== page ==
London, Oct 30 (Xinhua/UNB) -- Sniff dogs could be trained to detect malaria in people infected with the disease even if they are not showing symptoms, according to a new study by Durham University.
"While our findings are at an early stage, in principle we have shown that dogs could be trained to detect malaria infected people by their odor with a credible degree of accuracy," Steven Lindsay, lead researcher from Durham University, said in a press release.
Researchers from the Medical Research Council Unit of The Gambia and the London School of Hygiene and Tropical Medicine used nylon socks to collect foot odor samples from apparently healthy children aged five to 14 in the Upper River Region of The Gambia in West Africa.
A total of 175 sock samples were tested, including those of 30 malaria-positive children identified by the study using finger-prick tests and 145 from uninfected children.
The sock samples were then transported to Britain where dogs were trained to distinguish between the scent of children infected with malaria parasites and those who were uninfected.
According to the researchers, the dogs were able to correctly identify 70 percent of the malaria-infected samples. They were also able to correctly identify 90 percent of the samples without malaria parasites.
The study, presented Monday at the American Society of Tropical Medicine and Hygiene Annual Meeting in the U.S. city of New Orleans, could potentially lead to the first rapid and non-invasive test for malaria.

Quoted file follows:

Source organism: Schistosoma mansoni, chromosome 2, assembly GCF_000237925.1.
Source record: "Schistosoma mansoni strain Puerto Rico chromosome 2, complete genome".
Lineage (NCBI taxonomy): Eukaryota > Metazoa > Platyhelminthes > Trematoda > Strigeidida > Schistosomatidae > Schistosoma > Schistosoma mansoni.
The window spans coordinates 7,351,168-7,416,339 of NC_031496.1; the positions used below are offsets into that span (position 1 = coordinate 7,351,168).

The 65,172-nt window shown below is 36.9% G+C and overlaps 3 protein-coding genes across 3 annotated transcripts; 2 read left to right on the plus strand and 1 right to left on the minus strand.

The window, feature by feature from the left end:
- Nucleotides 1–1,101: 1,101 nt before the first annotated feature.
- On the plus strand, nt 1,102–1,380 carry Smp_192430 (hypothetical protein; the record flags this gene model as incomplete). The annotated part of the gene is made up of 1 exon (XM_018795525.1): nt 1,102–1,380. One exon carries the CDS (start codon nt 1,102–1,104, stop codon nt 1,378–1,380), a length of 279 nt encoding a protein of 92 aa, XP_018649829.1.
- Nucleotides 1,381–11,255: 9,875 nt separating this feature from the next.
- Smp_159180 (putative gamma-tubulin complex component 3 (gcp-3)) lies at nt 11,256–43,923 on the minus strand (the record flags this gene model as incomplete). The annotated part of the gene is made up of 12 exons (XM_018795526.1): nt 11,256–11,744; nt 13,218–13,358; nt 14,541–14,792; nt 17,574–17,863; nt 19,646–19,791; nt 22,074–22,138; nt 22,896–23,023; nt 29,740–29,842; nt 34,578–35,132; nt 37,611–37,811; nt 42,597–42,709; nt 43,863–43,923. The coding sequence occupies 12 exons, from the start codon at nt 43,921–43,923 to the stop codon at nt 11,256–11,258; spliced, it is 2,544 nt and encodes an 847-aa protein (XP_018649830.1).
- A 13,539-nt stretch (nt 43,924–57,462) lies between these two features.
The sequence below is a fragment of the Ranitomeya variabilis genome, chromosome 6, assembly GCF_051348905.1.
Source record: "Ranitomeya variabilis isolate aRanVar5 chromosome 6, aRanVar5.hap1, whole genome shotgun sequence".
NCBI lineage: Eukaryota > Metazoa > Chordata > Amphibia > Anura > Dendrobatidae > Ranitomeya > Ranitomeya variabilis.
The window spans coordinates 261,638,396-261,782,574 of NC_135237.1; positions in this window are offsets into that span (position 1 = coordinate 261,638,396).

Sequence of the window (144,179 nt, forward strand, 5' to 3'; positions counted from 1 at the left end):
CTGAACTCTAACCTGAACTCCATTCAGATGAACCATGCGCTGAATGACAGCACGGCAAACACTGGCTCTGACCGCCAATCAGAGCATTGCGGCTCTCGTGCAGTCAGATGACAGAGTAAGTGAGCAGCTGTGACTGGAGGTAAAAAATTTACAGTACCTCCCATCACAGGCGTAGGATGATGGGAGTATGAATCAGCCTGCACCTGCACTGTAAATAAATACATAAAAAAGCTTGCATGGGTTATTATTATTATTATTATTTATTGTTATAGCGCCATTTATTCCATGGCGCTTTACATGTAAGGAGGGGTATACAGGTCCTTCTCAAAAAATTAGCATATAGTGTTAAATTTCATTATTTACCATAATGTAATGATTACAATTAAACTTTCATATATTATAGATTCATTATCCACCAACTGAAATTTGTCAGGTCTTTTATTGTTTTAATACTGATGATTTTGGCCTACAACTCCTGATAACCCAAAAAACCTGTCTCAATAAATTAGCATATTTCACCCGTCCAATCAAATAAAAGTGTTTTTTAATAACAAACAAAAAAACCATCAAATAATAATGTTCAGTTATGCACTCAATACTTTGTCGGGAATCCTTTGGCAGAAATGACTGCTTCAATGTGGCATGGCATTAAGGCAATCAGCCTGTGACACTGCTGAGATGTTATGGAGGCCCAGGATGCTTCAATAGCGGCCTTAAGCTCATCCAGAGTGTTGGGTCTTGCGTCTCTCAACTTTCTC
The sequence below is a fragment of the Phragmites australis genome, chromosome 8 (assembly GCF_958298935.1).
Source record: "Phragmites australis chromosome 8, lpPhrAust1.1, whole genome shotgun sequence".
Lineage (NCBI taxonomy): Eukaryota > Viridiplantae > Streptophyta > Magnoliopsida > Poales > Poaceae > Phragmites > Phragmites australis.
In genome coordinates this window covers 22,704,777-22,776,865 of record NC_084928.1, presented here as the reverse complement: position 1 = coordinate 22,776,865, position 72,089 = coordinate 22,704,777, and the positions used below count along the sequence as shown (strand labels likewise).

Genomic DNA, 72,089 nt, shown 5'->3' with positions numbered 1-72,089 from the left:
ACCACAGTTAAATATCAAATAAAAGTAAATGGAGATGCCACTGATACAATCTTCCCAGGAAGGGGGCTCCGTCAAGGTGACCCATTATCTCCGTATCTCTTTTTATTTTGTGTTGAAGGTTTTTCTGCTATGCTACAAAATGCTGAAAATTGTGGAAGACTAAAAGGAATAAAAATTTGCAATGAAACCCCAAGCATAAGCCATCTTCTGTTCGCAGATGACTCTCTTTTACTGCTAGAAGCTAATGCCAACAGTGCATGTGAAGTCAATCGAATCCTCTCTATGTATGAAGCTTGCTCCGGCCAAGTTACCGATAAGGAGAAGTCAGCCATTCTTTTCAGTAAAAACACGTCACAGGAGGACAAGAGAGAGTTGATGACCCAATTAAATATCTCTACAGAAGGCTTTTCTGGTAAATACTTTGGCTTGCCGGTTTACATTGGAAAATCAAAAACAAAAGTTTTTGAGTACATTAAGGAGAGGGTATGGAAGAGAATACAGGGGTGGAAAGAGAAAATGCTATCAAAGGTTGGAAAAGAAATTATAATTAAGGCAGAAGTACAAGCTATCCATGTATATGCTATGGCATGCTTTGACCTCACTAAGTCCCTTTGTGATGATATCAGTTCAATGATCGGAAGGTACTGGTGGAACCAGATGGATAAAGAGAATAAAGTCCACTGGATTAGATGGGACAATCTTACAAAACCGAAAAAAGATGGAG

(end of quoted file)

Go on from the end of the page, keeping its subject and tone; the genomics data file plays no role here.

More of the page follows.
The researchers believe that artificial odor sensors might be developed in the future to detect malaria parasites, but until then trained dogs could be a useful alternative at ports of entry.
According to the World Health Organization's latest World Malaria Report, there were an estimated 216 million cases of malaria in 2016, an increase of five million cases over the previous year. Deaths reached 445,000, a similar number to the previous year.
Canberra, Oct 30 (Xinhua/UNB) -- The life expectancy of Australian males has hit its highest mark on record, data has revealed.
The Australian Bureau of Statistics (ABS) on Tuesday said that the male life expectancy has grown 1.5 years in the last decade to a record-high 80.5 years.
Female life expectancy was 84.6 years, meaning that the life expectancy gap between the two genders continue to shrink.
"Australian males can now expect to live 10.8 years longer than the world average of 69.7 years, according to the United Nations 2015-2020 estimates," ABS Demography Director Anthony Grubb said in a media release on Tuesday.
"Female life expectancy in 2017 remained the same as the previous year (84.6 years) and compares to the global average of 74.3 years," Grubb said.
Australia's male life expectancy has grown by 12.9 years since the 1960s compared to 10.4 years for females.
"Australians have a higher life expectancy than our counterparts in New Zealand, the United Kingdom (Britain) and the USA," Grubb said.
Victoria had the highest life expectancy among the six Australian states and two territories at 81.3 years followed by the Australian Capital Territory (ACT) while the reverse was true for females with the ACT leading the way.
The Northern Territory, the smallest of Australia's states and territories by population, had the shortest life expectancy among males and females at 75.9 and 79.4 years, respectively.
However, male life expectancy in the NT grew by 3.5 years in the last decade, comfortably the biggest growth by either gender in any state or territory.
San Francisco, Oct 29 (Xinhua/UNB) -- Researchers from China's Taiwan Province have found that a common drug used to treat type 2 diabetes may have an effect of lowering the possibility of developing a disease leading to blindness, the American Academy of Ophthalmology (AAO) said Sunday.